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    Forecast Summary

    • Regional
    • UK 5 days
    • UK 6-30 days

    Regional forecast for East of England

    Overnight, rain for a time. Saturday, mainly dry, sunny spells.

    This Evening and Tonight:

    A breezy evening and night. Becoming increasingly cloudy with showery rain edging south and east. The rain will be mainly light but the odd heavier outbreak is possible before clearer skies follow to all areas by morning. Minimum Temperature 13C.

    Saturday:

    A dry day for most with sunny spells, although one or two sharp showers are possible. Still a breeze but a warmer feel to the day than on Friday. Maximum Temperature 21C.

    Outlook for Sunday to Tuesday:

    Sunday, mainly dry, sunny spells, pleasantly warm. Thereafter, still feeling quite warm but with rather more cloud. Rain for a time on Monday, brighter and mainly dry on Tuesday.

    Issued at: 1700 on Fri 29 Aug 2014

    UK forecast for the next 5 days

    Sunshine and showers on Saturday; most frequent in the north.

    This Evening and Tonight:

    Showers or bands of rain, heavy in places, will affect northern parts. However, there will be some drier spells in between. Outbreaks of rain or drizzle across Wales and southern England will mostly clear to the south around dawn. Breezy.

    Saturday:

    Sunny intervals and scattered showers, most likely in the north where some will be heavy. A good deal of dry weather further south with showers more isolated. Remaining rather breezy.

    Outlook for Sunday to Tuesday:

    Mainly fine on Sunday, but rain and strengthening winds spreading into northwest. Rain turning patchy as it pushes southeastwards Monday, stalling across the far south into Tuesday. Brighter further north.

    Issued at: 1700 on Fri 29 Aug 2014

    Outlook for the UK over the next 6-30 days

    UK Outlook for Wednesday 3 Sep 2014 to Friday 12 Sep 2014:

    Dry for many on Wednesday and Thursday with variable cloud amounts and warm sunny spells once early morning low cloud and mist patches clear. However, northwestern Scotland may see some patchy drizzle at times. Temperatures generally above average, particularly across central and southern parts where it could be very warm. The settled conditions should persist into Friday. However, through the weekend, there is likely to be an increasing risk of rain or showers spreading from the west. Rather changeable conditions are most likely into the following week, with northern and western areas most prone to see some rain at times, whilst southeastern areas will see the best of the drier and bright weather, especially later in the period. Temperatures near normal in the north to rather warm in the south.

    UK Outlook for Saturday 13 Sep 2014 to Saturday 27 Sep 2014:

    During mid to late September most regions can expect to see periods of fine weather, with some warm sunshine at times. However, these fine periods may well be interspersed with occasional spells of cloudier, more unsettled conditions bringing showers or longer spells of rain. Northern and western parts are probably most likely to see the more frequent bouts of unsettled weather, whilst southern and eastern parts should see the better fine and dry spells. Daytime temperatures are likely to be above average during fine weather leaving conditions feeling pleasantly warm. Nights, however, may well be on the chilly side. During any unsettled weather daytime temperatures are more likely to be near or below average leaving conditions feeling cool.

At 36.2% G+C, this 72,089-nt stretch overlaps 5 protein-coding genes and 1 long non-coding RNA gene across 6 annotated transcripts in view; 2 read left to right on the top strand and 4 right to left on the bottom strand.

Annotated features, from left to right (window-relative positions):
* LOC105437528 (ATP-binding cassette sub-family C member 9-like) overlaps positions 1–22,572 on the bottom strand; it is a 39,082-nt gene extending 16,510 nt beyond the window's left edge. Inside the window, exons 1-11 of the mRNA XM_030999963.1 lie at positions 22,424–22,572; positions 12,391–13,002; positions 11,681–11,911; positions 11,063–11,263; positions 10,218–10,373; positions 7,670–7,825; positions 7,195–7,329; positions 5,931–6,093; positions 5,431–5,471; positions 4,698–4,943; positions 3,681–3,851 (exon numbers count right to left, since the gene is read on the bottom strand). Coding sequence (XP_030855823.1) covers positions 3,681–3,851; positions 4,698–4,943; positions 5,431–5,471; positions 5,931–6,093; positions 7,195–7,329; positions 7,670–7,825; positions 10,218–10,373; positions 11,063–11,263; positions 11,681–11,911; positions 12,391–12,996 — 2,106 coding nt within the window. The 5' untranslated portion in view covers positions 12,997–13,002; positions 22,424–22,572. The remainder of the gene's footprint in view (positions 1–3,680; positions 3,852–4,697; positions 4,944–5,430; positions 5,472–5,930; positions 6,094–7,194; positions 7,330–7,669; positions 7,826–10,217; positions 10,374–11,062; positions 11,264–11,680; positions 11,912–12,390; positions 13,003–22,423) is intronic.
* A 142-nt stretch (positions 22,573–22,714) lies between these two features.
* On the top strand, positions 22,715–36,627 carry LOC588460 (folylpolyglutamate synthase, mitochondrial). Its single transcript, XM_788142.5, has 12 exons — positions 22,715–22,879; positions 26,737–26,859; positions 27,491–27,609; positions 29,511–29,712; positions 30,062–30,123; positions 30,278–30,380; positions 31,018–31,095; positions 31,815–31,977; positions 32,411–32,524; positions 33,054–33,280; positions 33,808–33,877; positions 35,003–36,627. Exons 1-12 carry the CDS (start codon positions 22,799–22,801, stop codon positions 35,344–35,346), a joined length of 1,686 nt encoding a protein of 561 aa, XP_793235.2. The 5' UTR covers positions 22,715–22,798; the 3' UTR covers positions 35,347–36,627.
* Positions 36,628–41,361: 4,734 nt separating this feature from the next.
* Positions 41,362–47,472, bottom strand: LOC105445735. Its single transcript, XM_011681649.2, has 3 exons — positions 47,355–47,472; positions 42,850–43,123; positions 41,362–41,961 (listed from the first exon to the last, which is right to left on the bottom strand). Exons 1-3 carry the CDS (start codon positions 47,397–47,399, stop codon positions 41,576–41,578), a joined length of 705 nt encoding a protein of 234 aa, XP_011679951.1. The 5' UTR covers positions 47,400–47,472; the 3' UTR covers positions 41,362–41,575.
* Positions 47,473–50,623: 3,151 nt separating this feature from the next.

Issued at: 1700 on Fri 29 Aug 2014

    Location Details

    Norwich

    Location: 52.6305, 1.2991

    Altitude: 11m above mean sea level

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    Norwich information

    Norwich is 117 miles north east of London, about 20 miles inland of the North Sea coast. It is bisected by the River Wensum and bordered at its southern reaches by the River Yare.

    The area has been settled since ancient times. The local pre Roman centre of population was believed to be at Caister St Edmunds, some 4 miles south of the current city centre. There is a lot of evidence of local Roman occupation and development. This area was the centre of the revolt led by Boudica around 60 AD.

    Evidence indicates that Norwich was developed after the Romans abandoned Caister in about 450 AD. At the time of the Norman invasion the city was one of the largest in England and the Domesday Book (1086), records its size at the time to include 25 churches and a population of up to 10,000 souls. By 1096 the building of the cathedral started using Caen stone from Normandy which required the cutting of a canal from the river.

    Following a riot in the city in 1274, Norwich has the distinction of being the only English city to be excommunicated by the Pope.

    The area has been and still is important agriculturally and was for many years a key exporter of wool and wool products. This trade generated local wealth and paid for the construction of many churches. Norwich has more medieval churches than any other western European city north of the Alps.

    The first provincial newspaper in Britain was established in Norwich in 1701, the Norwich Post.

    The first rail connection to London was opened in 1845, until which it was quicker to travel to Amsterdam by boat than to get to London